Oct 10, 2016 3:13 AM GMT
He wants to be president? Does he even know what country this is?
https://news.google.com/newspapers?nid=1891&dat=19780903&id=JKofAAAAIBAJ&sjid=ZdYEAAAAIBAJ&pg=3000,957682&hl=enSomoza Arresting Political Opponents
Managua Nicaragua AP President Anastasio Somoza is arresting hundreds of political opponents to strengthen his hold.....
https://news.google.com/newspapers?nid=1243&dat=19770325&id=ML0zAAAAIBAJ&sjid=EvcDAAAAIBAJ&pg=6627,3449506&hl=enPakistani Political Opponents Arrested
Islamabad Pakistan AP The government of prime minister Zulfikar Ali Bhutto arrested the chief leader of the political opposition today...
http://www.veteranstoday.com/2016/01/04/police-state-turkey-erdogan-seeks-arrest-of-kurdish-political-opponents/Police State Turkey: Erdogan Seeks Arrest of Kurdish Political Opponents
ERBIL, Kurdistan Region–In the latest row between Ankara and the Kurds of Turkey, President Recep Tayyip Erdogan has called for the lifting of immunities from Peoples’ Democratic Party (HDP) leaders to start criminal investigations against them.
http://www.nytimes.com/2016/10/12/world/americas/united-states-democracy-clinton-trump.htmlWhen Donald J. Trump told Hillary Clinton at Sunday’s presidential debate that if he were president, “you’d be in jail,” he was threatening more than just his opponent. He was suggesting that he would strip power from the institutions that normally enforce the law, investing it instead in himself.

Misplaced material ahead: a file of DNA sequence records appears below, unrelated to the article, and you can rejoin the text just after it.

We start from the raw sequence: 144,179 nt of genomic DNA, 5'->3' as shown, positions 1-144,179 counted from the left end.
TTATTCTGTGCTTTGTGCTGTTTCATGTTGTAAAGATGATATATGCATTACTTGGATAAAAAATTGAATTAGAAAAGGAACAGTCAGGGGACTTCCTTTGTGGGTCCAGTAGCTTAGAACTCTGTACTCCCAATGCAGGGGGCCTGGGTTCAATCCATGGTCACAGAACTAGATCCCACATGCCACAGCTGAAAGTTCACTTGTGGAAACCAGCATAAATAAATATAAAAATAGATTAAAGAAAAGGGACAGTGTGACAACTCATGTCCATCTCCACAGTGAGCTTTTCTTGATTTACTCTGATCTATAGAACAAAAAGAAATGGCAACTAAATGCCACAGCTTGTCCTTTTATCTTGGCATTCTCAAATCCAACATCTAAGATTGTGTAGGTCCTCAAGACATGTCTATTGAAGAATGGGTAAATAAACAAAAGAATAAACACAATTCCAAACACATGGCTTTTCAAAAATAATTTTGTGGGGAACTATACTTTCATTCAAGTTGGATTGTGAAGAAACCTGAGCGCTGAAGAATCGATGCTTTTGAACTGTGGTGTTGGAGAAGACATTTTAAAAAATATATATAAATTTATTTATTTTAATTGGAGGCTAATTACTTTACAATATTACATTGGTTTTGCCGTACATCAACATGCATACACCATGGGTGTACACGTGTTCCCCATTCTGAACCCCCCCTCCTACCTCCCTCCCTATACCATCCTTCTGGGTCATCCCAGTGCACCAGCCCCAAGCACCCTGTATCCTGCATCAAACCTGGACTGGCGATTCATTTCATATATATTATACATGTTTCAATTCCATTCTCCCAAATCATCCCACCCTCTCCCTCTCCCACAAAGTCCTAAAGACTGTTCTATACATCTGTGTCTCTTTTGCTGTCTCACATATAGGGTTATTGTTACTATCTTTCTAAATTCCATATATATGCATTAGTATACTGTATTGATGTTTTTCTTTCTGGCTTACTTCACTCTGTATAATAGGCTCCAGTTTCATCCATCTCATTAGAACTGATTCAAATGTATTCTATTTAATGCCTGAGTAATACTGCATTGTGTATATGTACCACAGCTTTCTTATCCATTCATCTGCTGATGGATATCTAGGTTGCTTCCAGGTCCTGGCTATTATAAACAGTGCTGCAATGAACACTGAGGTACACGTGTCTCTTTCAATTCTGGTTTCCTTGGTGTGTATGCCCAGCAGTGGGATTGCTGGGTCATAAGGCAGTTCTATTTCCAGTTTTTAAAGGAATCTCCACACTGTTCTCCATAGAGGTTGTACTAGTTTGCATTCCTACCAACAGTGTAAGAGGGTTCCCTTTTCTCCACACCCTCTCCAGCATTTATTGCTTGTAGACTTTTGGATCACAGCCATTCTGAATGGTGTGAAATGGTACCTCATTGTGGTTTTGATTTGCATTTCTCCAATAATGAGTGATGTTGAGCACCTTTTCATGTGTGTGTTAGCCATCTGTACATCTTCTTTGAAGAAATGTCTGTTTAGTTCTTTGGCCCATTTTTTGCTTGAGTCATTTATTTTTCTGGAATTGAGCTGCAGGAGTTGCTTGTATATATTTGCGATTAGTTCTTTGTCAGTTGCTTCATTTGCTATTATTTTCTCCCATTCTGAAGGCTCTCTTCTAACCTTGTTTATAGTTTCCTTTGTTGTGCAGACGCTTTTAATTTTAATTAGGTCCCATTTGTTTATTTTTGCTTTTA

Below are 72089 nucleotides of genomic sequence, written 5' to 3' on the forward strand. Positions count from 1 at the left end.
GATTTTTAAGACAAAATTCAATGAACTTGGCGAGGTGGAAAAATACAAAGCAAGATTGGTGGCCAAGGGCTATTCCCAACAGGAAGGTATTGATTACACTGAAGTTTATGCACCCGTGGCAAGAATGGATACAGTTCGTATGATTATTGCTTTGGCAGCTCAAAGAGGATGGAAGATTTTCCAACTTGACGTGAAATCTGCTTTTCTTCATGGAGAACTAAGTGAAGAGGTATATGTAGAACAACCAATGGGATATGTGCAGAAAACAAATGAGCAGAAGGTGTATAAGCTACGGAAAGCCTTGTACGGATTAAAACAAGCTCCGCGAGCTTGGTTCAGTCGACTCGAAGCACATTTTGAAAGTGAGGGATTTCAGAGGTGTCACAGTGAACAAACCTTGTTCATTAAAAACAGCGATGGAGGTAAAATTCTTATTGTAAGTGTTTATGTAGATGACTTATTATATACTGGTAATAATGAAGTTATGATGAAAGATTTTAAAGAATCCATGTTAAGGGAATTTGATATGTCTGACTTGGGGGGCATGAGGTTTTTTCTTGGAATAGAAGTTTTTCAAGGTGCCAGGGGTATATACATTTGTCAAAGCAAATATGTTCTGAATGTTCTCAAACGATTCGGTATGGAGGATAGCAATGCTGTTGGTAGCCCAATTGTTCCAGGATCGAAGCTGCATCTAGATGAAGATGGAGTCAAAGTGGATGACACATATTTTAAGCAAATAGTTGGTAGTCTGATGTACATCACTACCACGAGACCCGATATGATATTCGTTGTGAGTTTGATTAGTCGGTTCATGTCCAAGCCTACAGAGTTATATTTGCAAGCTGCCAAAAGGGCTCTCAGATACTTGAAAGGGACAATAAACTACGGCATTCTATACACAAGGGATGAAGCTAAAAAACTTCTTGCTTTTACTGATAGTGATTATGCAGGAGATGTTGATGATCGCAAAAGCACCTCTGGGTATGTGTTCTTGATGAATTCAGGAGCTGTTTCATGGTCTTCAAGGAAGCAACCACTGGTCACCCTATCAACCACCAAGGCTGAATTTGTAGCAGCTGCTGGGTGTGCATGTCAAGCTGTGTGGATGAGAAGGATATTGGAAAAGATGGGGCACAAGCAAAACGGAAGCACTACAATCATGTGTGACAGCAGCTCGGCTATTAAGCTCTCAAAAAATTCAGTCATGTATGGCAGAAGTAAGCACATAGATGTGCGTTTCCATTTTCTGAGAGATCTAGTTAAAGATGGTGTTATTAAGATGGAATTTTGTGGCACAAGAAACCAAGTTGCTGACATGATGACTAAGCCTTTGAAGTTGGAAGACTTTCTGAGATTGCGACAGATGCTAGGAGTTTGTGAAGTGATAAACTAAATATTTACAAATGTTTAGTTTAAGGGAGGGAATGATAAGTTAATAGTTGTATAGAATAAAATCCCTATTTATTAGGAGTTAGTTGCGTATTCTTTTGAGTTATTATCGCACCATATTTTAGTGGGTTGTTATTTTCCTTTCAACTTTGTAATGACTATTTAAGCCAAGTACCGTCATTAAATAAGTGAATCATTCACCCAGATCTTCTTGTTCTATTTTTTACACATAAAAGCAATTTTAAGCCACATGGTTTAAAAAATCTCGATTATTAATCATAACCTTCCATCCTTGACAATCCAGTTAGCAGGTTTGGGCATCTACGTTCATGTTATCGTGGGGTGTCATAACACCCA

Political scientists who study troubled democracies abroad say this is a tactic typical of elected leaders who pull down their systems from within: former President Hugo Chávez of Venezuela, President Robert Mugabe of Zimbabwe, the fascist leaders of 1930s Europe.
Today’s United States, unlike the countries in those cases, has strong institutions and norms that prevent any president from going that far, these experts stress. But Mr. Trump’s threat to jail his opponent for her deletion of thousands of emails sent from a private server while she was secretary of state, they warned in interviews on Monday, would chip away at the things that make American democracy so resilient.
Mr. Trump’s comment was “a threat to the rule of law, a threat to the stability of our institutions, a threat to basic agreements that are necessary for democracy to function,” said Adrienne LeBas, a political scientist at American University.